Why You Should Chew Your Food a Little Longer

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This article originally appeared on Live in the Now.

A modest portion of grass-fed red meat is a nutrient-packed way to meet your protein needs, and it doesn’t hurt that it’s often delicious. But how many times do you chew your food when it’s especially tantalizing and full of flavor? Does it matter? If we scarf down our food too quickly, are we really missing out on important nutrients?


According to one recent study, there is evidence suggesting that the state and texture of our food upon swallowing can have a big impact on how it behaves in our bodies. The study found that minced beef was more easily digested — and the nutrients better absorbed — than beef steak, ultimately leading to improved nutrient status and health.

Researchers working out of the Netherlands designed a study to test the characteristics of beef absorption in older men. They tested a group of 10 men with an average age of 74 years, who consumed the same type of beef in either beef steak or minced beef form. The men were then assessed during the postprandial period — the time period after which meals are consumed — in order to evaluate their digestion rate, amino acid availability and protein balance.

The study showed that protein appeared more rapidly in circulation after consuming minced beef, and that it was more widely available in circulation throughout the six-hour postprandial period, with an estimated rate of 61% availability compared to 49% in beef steak. Moreover, the entire body’s protein balance was significantly more positive after consuming minced beef versus beef steak. As a whole, the men in the study displayed significantly improved digestive performance after eating minced beef.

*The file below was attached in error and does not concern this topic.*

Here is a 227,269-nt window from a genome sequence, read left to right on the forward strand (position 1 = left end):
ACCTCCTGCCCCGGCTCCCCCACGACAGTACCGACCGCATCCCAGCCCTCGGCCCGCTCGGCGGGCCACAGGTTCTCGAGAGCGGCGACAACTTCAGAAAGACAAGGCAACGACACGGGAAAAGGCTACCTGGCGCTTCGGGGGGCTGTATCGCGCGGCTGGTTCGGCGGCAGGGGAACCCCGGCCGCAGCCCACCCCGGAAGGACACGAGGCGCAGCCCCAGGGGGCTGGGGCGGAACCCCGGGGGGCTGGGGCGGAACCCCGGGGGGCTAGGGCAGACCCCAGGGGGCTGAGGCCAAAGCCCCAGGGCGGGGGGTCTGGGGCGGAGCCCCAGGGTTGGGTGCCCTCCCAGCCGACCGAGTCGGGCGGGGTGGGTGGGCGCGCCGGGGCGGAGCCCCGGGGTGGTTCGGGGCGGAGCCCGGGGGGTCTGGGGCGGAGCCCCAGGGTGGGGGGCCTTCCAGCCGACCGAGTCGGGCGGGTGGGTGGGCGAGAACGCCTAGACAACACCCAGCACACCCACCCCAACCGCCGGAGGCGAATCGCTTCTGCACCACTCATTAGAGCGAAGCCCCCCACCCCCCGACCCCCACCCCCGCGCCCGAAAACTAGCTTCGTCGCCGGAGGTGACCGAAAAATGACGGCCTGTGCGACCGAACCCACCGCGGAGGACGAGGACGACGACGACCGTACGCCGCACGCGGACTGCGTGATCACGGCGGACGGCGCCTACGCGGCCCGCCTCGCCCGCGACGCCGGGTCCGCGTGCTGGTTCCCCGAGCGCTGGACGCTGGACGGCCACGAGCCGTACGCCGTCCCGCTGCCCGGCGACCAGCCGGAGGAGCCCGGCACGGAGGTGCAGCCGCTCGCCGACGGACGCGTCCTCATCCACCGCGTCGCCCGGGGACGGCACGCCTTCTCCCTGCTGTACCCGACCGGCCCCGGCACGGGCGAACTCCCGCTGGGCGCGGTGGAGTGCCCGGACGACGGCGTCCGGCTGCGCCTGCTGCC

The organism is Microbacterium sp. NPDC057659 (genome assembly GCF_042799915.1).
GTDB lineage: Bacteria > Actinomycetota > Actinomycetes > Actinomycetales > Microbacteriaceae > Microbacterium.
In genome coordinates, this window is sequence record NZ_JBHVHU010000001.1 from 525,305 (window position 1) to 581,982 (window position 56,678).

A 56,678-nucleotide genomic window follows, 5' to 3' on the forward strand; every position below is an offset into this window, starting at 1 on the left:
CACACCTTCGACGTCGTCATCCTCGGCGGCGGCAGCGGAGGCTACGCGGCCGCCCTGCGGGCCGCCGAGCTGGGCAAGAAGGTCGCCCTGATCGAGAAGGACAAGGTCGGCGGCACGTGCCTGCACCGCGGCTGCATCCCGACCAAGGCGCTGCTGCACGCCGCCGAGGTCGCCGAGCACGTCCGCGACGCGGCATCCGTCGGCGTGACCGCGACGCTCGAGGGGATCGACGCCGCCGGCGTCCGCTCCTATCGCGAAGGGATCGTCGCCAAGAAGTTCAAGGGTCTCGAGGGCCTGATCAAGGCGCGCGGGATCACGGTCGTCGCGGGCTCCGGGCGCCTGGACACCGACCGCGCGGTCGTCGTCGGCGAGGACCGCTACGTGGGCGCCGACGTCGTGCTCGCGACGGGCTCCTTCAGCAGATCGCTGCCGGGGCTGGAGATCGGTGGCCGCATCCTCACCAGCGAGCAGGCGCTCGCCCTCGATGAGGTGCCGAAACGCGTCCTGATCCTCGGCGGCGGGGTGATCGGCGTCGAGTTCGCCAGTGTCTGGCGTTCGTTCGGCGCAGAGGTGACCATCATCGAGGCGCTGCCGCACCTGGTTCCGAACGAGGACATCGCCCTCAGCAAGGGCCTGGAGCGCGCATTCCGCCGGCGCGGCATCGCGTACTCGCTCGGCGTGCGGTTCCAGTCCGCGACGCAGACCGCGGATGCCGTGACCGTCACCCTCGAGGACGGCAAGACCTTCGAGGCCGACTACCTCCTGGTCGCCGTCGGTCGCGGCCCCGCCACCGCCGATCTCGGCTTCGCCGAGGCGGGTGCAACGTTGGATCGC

The results, published in the American Journal of Clinical Nutrition, revealed enhanced digestion of minced beef, indicating that the physical texture and condition of food upon swallowing does in fact impact the nature of its digestion.

The Lesson? Chew Your Food!

The findings of this study reveal and reinforce an underappreciated notion in health: the texture of your food upon swallowing makes a difference. Based on the findings of this study, one can extrapolate that it is important to thoroughly chew food for better digestion and greater nutrient absorption, regardless of age. Furthermore, as we age and our chewing capacity is decreased, consuming foods in easier-to-digest forms becomes increasingly important.

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